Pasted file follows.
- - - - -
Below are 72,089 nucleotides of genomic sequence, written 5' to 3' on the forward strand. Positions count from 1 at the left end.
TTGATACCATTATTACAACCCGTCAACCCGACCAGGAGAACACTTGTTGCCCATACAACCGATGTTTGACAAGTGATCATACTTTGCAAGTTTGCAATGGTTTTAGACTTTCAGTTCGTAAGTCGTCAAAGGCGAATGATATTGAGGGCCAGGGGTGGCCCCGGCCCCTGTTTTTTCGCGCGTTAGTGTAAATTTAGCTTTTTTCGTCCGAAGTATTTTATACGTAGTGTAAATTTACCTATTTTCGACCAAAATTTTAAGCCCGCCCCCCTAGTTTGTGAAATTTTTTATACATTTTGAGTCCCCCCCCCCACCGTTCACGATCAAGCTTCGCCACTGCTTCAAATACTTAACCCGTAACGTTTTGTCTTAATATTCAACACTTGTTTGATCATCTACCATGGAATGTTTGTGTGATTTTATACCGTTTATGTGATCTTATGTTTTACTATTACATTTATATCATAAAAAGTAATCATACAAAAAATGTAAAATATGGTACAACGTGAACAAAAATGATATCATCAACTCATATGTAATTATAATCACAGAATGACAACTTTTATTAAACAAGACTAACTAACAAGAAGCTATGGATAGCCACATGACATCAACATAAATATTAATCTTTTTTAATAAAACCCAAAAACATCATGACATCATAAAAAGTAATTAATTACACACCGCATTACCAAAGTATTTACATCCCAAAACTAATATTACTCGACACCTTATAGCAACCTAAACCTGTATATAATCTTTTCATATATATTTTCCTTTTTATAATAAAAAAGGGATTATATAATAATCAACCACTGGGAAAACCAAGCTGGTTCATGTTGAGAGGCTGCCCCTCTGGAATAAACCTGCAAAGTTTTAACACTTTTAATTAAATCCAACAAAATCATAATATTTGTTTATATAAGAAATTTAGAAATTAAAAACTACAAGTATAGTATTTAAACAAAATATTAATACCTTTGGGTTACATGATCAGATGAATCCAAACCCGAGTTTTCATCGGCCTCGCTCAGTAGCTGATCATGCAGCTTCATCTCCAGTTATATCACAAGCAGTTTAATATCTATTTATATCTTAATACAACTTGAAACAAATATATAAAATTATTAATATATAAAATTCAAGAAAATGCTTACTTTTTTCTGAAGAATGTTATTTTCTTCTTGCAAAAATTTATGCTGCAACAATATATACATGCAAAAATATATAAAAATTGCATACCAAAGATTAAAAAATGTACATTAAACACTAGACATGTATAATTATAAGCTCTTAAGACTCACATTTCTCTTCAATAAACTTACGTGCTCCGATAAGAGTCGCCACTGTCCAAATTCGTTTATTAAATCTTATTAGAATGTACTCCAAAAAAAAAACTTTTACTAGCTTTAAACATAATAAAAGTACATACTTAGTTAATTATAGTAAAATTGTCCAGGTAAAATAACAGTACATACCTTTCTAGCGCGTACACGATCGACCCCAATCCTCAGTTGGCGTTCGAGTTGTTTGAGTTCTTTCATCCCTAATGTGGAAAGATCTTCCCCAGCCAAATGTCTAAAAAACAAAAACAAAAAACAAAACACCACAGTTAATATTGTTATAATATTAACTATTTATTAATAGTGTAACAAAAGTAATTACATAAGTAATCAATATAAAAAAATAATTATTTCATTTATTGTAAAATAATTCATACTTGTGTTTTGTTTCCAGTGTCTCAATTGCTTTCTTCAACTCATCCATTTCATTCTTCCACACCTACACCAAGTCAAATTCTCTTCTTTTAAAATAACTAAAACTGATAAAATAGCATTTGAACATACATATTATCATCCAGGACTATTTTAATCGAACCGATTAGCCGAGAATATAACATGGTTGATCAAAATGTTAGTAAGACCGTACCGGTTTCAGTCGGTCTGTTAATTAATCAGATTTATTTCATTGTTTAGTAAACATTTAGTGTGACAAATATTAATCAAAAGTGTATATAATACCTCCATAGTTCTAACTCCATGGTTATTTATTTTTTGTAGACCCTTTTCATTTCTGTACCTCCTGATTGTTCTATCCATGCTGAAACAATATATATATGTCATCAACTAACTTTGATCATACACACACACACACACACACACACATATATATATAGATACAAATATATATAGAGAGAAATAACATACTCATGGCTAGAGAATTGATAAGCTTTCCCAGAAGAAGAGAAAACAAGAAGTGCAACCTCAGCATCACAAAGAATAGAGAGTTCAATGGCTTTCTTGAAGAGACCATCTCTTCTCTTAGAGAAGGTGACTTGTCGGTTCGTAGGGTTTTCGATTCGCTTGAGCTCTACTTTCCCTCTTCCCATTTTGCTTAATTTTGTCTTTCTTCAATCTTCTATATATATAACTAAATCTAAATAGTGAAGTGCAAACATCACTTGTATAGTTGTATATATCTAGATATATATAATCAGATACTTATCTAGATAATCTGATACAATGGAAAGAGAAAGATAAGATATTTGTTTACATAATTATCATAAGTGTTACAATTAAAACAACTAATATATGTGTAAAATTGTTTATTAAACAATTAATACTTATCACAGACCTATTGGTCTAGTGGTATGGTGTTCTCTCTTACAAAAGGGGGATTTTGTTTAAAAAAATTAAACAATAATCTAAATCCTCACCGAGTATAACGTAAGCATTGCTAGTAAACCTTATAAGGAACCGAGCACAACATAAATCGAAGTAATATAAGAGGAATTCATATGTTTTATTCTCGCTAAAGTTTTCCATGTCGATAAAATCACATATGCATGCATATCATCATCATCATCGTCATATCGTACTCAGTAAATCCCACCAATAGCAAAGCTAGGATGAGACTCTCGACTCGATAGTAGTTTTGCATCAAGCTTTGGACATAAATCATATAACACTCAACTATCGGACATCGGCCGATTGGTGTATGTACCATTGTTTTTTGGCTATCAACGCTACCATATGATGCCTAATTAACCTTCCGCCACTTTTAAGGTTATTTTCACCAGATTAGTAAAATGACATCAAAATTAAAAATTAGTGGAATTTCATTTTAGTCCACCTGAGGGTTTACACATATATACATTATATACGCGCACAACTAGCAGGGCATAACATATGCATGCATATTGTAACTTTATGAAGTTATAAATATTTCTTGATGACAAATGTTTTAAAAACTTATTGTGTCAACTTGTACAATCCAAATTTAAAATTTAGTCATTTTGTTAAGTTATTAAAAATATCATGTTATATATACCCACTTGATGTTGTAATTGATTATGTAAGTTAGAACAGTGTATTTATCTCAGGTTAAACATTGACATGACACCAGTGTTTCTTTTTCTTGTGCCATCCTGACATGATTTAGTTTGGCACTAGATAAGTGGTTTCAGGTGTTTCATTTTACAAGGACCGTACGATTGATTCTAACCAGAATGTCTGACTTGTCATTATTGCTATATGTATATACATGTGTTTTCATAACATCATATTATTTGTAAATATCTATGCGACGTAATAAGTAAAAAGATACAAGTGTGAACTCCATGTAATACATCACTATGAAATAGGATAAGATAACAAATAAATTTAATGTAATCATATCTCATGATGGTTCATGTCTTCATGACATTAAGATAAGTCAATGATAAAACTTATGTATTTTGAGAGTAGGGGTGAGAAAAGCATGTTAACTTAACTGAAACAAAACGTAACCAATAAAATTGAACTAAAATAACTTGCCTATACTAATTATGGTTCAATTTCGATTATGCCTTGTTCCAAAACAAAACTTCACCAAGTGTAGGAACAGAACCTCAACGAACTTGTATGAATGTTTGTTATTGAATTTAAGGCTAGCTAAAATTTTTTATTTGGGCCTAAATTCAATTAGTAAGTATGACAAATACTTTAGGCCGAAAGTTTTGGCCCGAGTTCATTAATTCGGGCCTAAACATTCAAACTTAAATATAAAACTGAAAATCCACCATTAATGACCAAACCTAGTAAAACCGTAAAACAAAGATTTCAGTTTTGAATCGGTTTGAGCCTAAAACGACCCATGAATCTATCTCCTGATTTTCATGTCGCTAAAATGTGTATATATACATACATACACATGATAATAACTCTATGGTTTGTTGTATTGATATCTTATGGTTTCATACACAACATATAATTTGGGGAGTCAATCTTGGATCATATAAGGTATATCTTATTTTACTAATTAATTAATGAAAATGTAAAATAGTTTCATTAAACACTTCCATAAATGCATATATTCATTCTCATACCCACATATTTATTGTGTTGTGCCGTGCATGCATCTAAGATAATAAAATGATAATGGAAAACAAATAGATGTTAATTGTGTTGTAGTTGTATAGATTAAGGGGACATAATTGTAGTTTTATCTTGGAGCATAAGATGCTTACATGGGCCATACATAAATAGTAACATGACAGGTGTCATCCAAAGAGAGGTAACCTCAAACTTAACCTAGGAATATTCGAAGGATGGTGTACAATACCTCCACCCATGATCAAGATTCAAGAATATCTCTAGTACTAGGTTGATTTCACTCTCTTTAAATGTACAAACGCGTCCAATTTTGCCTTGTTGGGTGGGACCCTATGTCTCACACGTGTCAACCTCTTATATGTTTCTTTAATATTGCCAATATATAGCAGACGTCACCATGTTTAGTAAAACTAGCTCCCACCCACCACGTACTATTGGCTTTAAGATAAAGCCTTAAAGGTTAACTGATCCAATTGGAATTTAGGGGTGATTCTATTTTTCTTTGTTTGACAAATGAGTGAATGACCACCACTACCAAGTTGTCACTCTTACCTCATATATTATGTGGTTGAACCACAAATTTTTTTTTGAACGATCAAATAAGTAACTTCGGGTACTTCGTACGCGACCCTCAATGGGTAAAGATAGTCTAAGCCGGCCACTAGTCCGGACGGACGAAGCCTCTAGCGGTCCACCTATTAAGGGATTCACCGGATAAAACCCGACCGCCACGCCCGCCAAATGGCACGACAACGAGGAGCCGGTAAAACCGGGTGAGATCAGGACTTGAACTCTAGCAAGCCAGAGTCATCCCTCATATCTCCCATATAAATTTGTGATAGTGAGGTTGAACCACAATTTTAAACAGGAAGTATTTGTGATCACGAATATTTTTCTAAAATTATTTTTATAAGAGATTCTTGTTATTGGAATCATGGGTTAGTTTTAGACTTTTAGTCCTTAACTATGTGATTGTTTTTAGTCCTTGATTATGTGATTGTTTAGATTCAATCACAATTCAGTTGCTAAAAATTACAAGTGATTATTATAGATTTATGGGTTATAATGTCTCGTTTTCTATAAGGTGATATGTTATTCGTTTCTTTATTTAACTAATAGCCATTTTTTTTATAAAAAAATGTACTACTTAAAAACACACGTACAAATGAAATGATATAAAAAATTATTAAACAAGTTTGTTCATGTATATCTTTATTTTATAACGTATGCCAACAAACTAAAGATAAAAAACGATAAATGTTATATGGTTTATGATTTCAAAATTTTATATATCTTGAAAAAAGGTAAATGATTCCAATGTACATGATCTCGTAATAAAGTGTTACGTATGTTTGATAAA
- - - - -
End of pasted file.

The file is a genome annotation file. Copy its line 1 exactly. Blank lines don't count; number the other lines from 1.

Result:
Below are 72,089 nucleotides of genomic sequence, written 5' to 3' on the forward strand. Positions count from 1 at the left end.